Russia and India Sign Military Agreement Despite U.S. Threat of Sanctions
Russia and India signed several agreements for military technical cooperation on Monday, Indian Defense Minister Rajnath Singh announced on Twitter , in a move that could put New Delhi at risk of sanctions from the U.S.
"India deeply appreciates Russia's strong support for India. We hope that our cooperation will bring peace, prosperity and stability to the entire region," wrote Singh. "Glad that a number of Agreements/Contracts/Protocols were signed pertaining to small arms and military cooperation."
Hours earlier, the Indian defense chief and his Russian counterpart, General Sergey Shoigu. held talks in New Delhi ahead of a scheduled Monday evening meeting between Indian Prime Minister Narendra Modi and Russian President Vladimir Putin .
"Had a productive, fruitful and substantial bilateral discussions on defence cooperation with the Russian Defence Minister, General Sergey Shoigu in New Delhi today. India values its special and privileged strategic partnership with Russia," Singh added.
Russia's Ministry of Defense told reporters on Monday that the two countries signed an agreement for military technical cooperation for the next decade, through 2030, Russian news agency TASS reported.
The agreement details cooperation between types and branches of troops, as well as issues of supply and development of weapons and military equipment, according to the news agency.
The two leaders signed an agreement to jointly manufacture over 500,000 AK-203 assault rifles at a factory in Uttar Pradesh's Amethi region, in a contract worth more than $500,000.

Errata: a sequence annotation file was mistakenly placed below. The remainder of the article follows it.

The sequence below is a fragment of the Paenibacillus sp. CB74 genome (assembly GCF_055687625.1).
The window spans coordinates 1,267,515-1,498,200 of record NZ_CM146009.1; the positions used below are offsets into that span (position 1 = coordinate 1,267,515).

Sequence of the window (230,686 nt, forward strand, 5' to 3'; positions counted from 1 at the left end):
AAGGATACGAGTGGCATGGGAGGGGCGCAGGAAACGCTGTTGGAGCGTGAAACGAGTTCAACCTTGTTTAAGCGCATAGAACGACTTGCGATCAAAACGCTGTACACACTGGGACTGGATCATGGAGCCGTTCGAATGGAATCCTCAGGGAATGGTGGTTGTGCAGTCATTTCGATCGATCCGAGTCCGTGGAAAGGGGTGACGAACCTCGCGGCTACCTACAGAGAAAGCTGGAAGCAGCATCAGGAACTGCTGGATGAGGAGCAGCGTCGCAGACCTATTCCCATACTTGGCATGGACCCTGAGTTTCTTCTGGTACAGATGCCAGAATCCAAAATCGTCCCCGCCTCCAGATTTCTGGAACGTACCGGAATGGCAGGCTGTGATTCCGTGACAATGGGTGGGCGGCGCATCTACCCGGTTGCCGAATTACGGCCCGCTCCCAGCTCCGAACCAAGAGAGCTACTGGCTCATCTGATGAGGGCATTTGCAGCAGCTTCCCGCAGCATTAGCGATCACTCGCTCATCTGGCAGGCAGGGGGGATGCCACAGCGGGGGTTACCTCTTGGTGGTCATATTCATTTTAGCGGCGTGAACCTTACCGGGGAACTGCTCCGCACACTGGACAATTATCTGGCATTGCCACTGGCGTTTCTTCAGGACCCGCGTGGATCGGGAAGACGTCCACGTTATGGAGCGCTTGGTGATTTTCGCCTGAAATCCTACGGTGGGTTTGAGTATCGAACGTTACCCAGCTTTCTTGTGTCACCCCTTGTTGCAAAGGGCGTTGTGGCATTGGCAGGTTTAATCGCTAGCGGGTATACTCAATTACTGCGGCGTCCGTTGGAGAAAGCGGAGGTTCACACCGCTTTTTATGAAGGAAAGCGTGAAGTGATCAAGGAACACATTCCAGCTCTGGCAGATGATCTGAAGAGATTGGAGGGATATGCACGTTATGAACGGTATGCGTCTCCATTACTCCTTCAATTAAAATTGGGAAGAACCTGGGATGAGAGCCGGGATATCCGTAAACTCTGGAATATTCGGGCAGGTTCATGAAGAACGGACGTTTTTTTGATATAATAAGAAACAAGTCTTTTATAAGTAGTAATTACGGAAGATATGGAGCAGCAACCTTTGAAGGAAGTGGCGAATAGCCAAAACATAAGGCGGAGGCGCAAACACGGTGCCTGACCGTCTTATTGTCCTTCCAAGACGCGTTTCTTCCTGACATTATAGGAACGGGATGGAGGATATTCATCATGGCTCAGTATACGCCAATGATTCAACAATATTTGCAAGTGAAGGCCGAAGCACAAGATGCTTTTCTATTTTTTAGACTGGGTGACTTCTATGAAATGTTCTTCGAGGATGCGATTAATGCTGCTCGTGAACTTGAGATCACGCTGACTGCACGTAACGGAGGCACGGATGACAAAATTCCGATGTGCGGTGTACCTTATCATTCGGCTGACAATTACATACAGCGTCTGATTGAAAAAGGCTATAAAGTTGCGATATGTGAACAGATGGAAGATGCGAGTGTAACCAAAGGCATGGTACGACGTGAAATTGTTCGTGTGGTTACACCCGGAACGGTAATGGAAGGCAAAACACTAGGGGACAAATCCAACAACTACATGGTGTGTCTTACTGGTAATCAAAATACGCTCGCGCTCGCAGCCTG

"We hope Russia will remain a major partner for India in these challenging circumstances," Singh said on Monday.
Putin and Modi are scheduled to meet for the 21st annual India-Russia summit on Monday evening, during which the pair are expected to sign a number of agreements related to trade and defense.
The Indian Express reported that the two leaders are expected to sign many as ten agreements in the areas of defense and manufacturing, including on helicopters, rifles, defense logistics, oil and space.
The news comes over a year after Washington imposed sanctions on Beijing for purchasing Russian military jets and surface-to-air missiles.
Under a 2017 U.S. law aimed at deterring countries from buying Russian military hardware, called the Countering America's Adversaries Through Sanctions Act (CAATSA), Russia, North Korea and Iran are named as adversaries.
The federal law cites Russia's conduct in Ukraine, interference in the U.S. 2016 elections and aid to Syria, as reason to impose sanctions on partners who purchase Russian military equipment.
"The first supplies have already been started," Russian news agency Interfax cited Dmitry Shugayev, the head of the Russian military cooperation agency, as saying.
Washington last month told New Delhi that it was unlikely to get a waiver from the sanctions law.
Newsweek has contacted the Biden administration for comment.